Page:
I have been struggling with this because at times, in the mornings in Costa Rica, I am overcome by the beauty of the present moment. I see the bats rushing home to find roosts before the dawn. I hear the parrots and parrotlets, doves and woodpeckers carrying on, like commuters in a busy city. Life bursts out of the darkness. I am in awe. It is close to perfect bliss. Yet I know that I cannot stay in Costa Rica forever. I know that it is a hard place to live, and I am getting older each moment. My house is full of stairs. When my parents and in-laws died, in their late 80s, they could barely navigate a flat floor with a wheelchair. How can I live here now, knowing that in the very best case, within 15 years, it will be impossible?

Yet, if I were to leave now, because I know that in 15 years this house will be unmanageable, it would be like throwing a ripe and delicious apple onto the compost heap, just because it is impermanent. This makes no sense at all!

Buddha by the Sea
Meditation on Savoring the Present Moment
Flamingo, Costa Rica

The Buddha instructs us to savor life even as we know it is impermanent and suffering is inevitable. Siddhartha Gautama gave up asceticism — trying not to enjoy food or sleep — after he achieved enlightenment. In Old Path, White Clouds Thich Nhat Hanh tells the story of how Sujata, a village girl, saved Siddhartha’s life:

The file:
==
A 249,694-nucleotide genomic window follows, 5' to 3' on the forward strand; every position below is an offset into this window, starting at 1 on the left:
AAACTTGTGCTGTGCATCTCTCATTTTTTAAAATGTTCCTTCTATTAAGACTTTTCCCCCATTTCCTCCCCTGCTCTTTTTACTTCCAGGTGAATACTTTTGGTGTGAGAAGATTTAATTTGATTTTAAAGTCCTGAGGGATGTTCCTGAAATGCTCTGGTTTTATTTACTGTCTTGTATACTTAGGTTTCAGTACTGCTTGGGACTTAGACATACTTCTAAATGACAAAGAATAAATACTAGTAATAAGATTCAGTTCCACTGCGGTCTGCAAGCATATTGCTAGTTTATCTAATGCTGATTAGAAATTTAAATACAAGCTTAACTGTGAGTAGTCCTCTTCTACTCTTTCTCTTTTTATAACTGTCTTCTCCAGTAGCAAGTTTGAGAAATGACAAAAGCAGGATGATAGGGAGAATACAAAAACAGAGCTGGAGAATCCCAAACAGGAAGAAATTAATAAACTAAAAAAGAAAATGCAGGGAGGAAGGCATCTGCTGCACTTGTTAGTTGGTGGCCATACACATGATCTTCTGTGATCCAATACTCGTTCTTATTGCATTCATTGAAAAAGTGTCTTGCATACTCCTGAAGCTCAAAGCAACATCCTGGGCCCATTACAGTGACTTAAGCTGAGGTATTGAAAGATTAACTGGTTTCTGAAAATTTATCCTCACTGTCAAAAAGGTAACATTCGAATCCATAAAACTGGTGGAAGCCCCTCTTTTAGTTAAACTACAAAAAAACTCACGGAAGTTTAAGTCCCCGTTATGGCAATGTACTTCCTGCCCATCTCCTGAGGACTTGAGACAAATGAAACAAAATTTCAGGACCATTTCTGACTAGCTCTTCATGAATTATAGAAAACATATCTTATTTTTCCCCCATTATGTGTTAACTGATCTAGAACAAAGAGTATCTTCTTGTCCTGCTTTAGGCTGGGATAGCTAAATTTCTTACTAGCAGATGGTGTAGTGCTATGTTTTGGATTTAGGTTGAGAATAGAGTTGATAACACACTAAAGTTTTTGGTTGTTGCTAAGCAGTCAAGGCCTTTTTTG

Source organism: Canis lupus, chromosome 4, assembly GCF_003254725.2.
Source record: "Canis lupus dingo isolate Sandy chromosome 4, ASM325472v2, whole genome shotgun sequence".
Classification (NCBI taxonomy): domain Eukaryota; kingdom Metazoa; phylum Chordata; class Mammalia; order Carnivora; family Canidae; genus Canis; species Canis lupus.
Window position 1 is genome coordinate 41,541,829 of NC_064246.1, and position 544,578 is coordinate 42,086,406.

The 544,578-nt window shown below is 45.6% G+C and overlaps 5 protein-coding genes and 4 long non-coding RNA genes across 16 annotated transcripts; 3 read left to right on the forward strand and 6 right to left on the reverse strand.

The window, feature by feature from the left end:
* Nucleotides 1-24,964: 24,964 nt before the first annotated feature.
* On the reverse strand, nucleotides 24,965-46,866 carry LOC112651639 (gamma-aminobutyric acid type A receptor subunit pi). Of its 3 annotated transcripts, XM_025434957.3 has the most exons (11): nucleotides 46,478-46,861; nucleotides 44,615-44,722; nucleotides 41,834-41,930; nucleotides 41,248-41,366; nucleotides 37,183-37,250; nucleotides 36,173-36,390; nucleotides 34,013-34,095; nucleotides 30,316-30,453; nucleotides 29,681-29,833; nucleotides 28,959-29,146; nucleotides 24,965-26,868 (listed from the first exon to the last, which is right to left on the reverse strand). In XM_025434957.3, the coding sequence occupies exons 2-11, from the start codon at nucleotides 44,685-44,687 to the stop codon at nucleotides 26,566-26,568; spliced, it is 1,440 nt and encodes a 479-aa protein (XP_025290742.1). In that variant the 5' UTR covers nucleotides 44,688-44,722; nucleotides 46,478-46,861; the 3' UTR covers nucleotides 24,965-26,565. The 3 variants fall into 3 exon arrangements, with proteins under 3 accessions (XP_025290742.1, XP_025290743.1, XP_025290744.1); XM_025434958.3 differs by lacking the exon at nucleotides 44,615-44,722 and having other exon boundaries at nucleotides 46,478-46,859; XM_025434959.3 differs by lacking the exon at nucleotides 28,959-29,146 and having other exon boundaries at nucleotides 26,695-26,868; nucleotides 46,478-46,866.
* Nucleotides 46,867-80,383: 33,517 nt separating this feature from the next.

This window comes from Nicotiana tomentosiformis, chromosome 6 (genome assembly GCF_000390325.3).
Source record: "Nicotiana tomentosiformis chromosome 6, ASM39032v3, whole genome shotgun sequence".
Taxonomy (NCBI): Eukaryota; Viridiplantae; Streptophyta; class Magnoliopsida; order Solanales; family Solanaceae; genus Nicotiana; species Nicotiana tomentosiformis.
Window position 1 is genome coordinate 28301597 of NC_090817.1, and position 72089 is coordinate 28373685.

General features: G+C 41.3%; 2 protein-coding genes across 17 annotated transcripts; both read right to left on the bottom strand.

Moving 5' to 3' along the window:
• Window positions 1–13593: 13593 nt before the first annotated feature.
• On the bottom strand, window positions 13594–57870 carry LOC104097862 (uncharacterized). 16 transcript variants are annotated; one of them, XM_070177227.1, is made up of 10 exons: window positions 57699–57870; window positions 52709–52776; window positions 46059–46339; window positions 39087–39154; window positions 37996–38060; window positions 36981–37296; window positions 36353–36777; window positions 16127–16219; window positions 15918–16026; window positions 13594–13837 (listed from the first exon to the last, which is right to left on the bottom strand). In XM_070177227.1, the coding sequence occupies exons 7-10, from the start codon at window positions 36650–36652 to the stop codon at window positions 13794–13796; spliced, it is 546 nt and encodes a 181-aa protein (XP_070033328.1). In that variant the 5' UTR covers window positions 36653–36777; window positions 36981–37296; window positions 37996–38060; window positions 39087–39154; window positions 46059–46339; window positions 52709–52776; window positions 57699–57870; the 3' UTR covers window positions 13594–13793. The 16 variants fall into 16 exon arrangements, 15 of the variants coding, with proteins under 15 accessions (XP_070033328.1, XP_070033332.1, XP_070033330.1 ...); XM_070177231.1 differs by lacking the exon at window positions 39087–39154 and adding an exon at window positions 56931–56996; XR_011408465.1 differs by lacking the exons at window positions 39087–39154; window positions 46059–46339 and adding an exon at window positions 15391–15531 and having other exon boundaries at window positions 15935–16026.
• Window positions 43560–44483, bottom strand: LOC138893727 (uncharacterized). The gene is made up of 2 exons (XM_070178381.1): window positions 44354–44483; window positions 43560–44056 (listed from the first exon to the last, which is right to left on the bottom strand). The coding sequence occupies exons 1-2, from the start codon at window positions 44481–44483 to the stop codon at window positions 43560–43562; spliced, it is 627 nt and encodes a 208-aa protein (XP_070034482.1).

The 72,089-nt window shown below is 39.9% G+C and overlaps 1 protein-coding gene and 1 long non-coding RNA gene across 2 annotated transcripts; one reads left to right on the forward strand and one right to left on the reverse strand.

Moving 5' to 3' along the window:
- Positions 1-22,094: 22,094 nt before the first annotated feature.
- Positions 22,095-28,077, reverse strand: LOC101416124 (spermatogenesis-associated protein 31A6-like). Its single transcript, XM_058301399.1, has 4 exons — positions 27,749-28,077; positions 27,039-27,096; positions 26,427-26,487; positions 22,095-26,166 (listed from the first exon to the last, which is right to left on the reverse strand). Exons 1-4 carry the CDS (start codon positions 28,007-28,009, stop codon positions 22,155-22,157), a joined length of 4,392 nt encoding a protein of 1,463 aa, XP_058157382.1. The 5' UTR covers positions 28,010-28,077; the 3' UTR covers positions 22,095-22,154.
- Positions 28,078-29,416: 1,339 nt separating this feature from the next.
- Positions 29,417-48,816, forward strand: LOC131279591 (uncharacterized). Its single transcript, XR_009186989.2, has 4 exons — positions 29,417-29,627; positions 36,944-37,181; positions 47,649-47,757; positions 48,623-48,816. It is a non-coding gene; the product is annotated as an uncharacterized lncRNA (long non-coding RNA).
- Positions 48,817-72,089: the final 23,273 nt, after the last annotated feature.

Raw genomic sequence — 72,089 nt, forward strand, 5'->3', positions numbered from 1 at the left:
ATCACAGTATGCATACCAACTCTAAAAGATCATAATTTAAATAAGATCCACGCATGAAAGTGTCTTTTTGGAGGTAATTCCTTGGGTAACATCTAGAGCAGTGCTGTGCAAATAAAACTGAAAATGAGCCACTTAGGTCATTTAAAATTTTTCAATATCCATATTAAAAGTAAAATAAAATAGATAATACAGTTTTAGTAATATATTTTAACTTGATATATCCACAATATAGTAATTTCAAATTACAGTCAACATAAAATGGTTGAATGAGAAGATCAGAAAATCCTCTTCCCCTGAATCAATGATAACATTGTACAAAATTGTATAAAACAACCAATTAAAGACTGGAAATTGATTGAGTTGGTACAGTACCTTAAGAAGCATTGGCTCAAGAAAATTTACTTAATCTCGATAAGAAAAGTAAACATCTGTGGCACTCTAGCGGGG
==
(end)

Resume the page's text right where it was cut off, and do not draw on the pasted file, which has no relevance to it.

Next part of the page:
"As Sujata neared the river, she saw a man lying unconscious on the road. She put down her platter and ran to him. He was barely breathing and his eyes were tightly closed. His cheeks had the sunken look of someone who had not had food for a long time. From his long hair, tangled beard, and ragged garment, Sujata knew he was a mountain ascetic who must have fainted from hunger. Without hesitating, she poured a cup of milk and eased it against the man’s lips, spilling a few drops on them. At first he did not respond, but then his lips quivered and parted slightly. Sujata slowly poured milk into his mouth. He began to drink and before long the cup was empty.

Sujata then sat along the riverbank to see if the man would regain consciousness. Slowly he sat up and opened his eyes. Seeing Sujata, he smiled. He pulled the end of his garment back up over his shoulder and folded his legs in a lotus position. He began to breathe, first shallowly and then more deeply. His sitting was stable and beautiful. Thinking that he must be a mountain god, Sujata joined her palms and began to prostrate herself before him, but the man motioned for her to stop. Sujata sat up, and the man spoke to her in a soft voice, 'Child, please pour me a little more milk.'